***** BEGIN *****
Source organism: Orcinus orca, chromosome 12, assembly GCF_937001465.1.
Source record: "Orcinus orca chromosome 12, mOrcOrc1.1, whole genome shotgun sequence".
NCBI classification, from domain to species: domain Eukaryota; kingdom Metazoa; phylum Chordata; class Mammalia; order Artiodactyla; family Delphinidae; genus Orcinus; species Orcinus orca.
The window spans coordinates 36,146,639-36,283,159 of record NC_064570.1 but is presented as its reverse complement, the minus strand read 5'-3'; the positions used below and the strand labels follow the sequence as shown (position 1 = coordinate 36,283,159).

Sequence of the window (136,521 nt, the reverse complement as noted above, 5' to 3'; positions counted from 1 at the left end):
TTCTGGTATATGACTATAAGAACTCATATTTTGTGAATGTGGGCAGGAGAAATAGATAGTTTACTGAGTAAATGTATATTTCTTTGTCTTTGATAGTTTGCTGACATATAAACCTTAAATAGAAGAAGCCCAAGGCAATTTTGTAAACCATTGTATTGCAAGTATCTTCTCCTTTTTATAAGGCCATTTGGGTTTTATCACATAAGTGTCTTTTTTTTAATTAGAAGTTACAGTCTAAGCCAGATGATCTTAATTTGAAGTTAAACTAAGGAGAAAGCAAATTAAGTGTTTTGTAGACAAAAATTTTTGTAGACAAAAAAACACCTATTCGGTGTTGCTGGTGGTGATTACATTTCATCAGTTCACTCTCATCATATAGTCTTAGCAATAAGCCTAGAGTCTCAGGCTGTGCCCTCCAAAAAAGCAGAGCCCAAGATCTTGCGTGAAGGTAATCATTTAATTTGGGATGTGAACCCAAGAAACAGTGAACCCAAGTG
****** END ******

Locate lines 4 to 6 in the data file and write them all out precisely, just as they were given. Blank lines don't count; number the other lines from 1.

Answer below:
The window spans coordinates 36,146,639-36,283,159 of record NC_064570.1 but is presented as its reverse complement, the minus strand read 5'-3'; the positions used below and the strand labels follow the sequence as shown (position 1 = coordinate 36,283,159).

Sequence of the window (136,521 nt, the reverse complement as noted above, 5' to 3'; positions counted from 1 at the left end):
TTCTGGTATATGACTATAAGAACTCATATTTTGTGAATGTGGGCAGGAGAAATAGATAGTTTACTGAGTAAATGTATATTTCTTTGTCTTTGATAGTTTGCTGACATATAAACCTTAAATAGAAGAAGCCCAAGGCAATTTTGTAAACCATTGTATTGCAAGTATCTTCTCCTTTTTATAAGGCCATTTGGGTTTTATCACATAAGTGTCTTTTTTTTAATTAGAAGTTACAGTCTAAGCCAGATGATCTTAATTTGAAGTTAAACTAAGGAGAAAGCAAATTAAGTGTTTTGTAGACAAAAATTTTTGTAGACAAAAAAACACCTATTCGGTGTTGCTGGTGGTGATTACATTTCATCAGTTCACTCTCATCATATAGTCTTAGCAATAAGCCTAGAGTCTCAGGCTGTGCCCTCCAAAAAAGCAGAGCCCAAGATCTTGCGTGAAGGTAATCATTTAATTTGGGATGTGAACCCAAGAAACAGTGAACCCAAGTG